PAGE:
This act of literature hacking was more challenging than it might seem. Women in Victorian era Britain were not expected to be educated professionals. In the middle and upper classes, they were expected to marry, bear children and manage the servants. Indeed, from my studies, it would have been impossible for a woman to get a medical degree in Britain at the time. Hence, Dr Elizabeth Watson had to study medicine in Paris, which was more liberal then.
I also had to make some decisions about how masculine I would allow Felicity and Elizabeth to behave. Smoking a pipe seemed inappropriate, but cigarettes seemed reasonable. Claret seems more ladylike than whiskey. Fortunately, the rational dress reform of the 1880s allowed – sort of – the two women to wear clothes compatible with private investigation.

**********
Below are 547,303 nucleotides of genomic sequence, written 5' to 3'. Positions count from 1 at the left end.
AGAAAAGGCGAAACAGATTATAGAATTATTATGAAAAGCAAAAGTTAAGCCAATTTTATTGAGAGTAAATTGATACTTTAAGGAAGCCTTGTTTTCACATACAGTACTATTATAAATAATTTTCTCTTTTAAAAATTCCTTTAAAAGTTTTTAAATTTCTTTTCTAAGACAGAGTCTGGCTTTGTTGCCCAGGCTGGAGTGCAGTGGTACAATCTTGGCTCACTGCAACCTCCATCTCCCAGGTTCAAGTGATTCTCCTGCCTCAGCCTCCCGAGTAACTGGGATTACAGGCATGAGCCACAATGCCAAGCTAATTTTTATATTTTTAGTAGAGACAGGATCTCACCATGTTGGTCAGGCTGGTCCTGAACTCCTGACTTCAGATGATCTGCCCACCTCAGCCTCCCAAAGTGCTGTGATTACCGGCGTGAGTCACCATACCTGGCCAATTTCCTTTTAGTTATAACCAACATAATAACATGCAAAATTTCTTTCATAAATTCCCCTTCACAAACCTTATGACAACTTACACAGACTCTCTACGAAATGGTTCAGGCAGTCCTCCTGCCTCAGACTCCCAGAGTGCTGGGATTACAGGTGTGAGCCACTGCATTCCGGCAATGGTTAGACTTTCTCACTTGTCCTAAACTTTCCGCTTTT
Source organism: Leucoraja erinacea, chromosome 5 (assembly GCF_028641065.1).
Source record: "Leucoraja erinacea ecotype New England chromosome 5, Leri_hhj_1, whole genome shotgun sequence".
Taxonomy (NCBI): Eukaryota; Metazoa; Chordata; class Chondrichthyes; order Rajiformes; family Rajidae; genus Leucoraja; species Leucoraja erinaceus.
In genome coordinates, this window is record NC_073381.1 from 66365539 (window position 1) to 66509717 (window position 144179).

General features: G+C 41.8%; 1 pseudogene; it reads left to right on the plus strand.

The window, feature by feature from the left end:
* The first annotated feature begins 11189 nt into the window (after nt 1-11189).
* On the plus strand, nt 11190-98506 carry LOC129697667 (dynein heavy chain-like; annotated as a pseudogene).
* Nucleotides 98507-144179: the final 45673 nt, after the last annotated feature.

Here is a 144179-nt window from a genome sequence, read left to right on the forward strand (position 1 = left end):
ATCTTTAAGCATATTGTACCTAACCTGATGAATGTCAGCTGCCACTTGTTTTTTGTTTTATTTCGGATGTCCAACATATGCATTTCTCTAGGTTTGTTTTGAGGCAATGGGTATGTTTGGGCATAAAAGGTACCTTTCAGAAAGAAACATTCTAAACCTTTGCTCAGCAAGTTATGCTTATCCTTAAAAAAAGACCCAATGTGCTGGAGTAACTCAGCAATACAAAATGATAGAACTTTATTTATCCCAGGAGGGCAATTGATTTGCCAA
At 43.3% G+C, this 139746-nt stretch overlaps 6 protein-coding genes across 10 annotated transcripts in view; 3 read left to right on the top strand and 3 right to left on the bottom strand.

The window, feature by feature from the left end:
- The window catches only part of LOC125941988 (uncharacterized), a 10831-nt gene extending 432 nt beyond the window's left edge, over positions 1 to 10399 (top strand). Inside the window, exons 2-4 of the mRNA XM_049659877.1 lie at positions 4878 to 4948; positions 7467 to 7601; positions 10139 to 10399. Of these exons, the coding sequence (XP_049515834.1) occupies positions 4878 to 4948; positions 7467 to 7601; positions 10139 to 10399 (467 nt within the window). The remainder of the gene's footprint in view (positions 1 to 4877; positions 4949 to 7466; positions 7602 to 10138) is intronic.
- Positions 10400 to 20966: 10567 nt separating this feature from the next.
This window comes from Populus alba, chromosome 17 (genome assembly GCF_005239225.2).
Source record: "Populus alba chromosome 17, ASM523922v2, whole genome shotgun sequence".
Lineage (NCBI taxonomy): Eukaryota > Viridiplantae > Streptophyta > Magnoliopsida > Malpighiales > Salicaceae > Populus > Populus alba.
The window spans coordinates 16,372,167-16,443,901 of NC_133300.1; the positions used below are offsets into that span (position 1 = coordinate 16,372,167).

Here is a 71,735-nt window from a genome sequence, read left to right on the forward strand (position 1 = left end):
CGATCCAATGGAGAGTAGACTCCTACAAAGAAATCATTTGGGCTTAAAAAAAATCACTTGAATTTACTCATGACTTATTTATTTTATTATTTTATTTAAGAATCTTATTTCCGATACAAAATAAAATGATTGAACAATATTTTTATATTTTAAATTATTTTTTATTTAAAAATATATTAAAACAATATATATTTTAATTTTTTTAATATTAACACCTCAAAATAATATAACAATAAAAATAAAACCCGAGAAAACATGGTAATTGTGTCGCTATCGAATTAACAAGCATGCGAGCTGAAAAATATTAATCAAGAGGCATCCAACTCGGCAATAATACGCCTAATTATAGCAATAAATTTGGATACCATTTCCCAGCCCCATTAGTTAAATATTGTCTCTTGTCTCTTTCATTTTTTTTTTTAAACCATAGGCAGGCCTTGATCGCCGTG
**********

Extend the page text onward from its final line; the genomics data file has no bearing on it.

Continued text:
As a result, a number of the details have been changed to create believable characters who could plausibly exist towards the end of 19th century. But the stories themselves and the detective's methods of solving mysteries are unchanged from the originals.